Dr. Julia Shaw wants you to stop believing in evil.
In her newest book, Shaw (author of The Memory Illusion) challenges her readers to rethink bad behaviour - both their own and that of others. She describes Evil as a kind of "disaster tourism," framing her research less as a philosophical or moral exploration than as a "vehicle for self-reflection;" the result is a creepy, unnerving journey but one well worth taking.
The opening chapter focusses on some familiar labels for "evil" people - Narcissists, sadists, psychopaths - fleshing out the definitions of terms to demonstrate how inexact use of language distorts our opinions of each other and distances us from our own capacity for wrongdoing. Shaw points out that all forms of aggression (itself a loaded term) are "simply a manifestation of various other traits, a collection of emotions and actions that result from being human, that everyone is capable of...normal, not evil."
Problematic language gets frequent mention in Evil, and its discussion of murder's perpetrators is no exception. Shaw posits that referring to those who kill as "murderers" risks defining individuals by a single act - reductive and unfair considering that "humans largely kill for the same reasons that they do many other things...to protect their families, to achieve their goals and to acquire things they think they need." Empathizing with violence is unpleasant, but it is difficult to argue with Shaw's insistence that we not "confuse our fear of death with justification for dehumanising people who have inflicted it."
Criminal activity is a recurring point of discussion, and the insidious nature of cybercrime -"the single most common form of crime" - is certainly given its due. Normalisation of online bullying threatens to corrupt us all, particularly when our fear of becoming targets prevents us from standing up to the trolls. Here again, Shaw refuses to let the reader off the hook, asserting that "technology is presenting [us] with new ways to empower and exploit, humanise and humiliate," and that "just because we can all become awful people online doesn't mean that we are justified in doing so."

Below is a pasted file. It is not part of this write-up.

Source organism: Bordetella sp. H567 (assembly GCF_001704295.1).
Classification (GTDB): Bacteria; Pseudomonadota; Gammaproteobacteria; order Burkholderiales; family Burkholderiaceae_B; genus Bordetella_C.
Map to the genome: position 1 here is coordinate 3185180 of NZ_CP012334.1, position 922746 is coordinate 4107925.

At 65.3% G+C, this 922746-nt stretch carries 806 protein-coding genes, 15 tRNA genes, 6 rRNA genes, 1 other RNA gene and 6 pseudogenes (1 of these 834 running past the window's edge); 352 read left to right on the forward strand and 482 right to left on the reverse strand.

The most controversial chapter in Evil centers around an almost universally vilified population: paedophiles. With the amount of damage that offending paedophiles can inflict on individuals (and, by extension, their communities), a lack of empathy for those possessing a sexual attraction to children is understandable.
Shaw demands that we look closer before casting judgement, debunking misconceptions first: "As a society, we must stop using the terms sex offender and paedophile...as if they were synonymous." Being sexually attracted to children does not inherently mean that the urge will be acted upon, and prejudice against those with this orientation can cause its own kind of damage. Shaw's research indicates that "we need to help [these individuals] because they are human beings who are suffering, and we need to help them because they are at risk of causing great suffering to others." In this instance, perhaps more than anywhere else in the book, Evil's suggestions for achieving empathy promote much-needed, healthy discussion of a common empathetic blindspot.
Many ideas in Evil warrant (re)examination and I will not attempt to encapsulate all of them here. Rest assured, you will be made uncomfortable by the "evil" in which we are all - to some degree - complicit. Avoiding the difficult and unseemly has played a considerable role in bringing us to this unsympathetic place in history. Fortunately, by reconsidering how we think and talk about the ugliest aspects of human nature, we can take one very important step towards real understanding.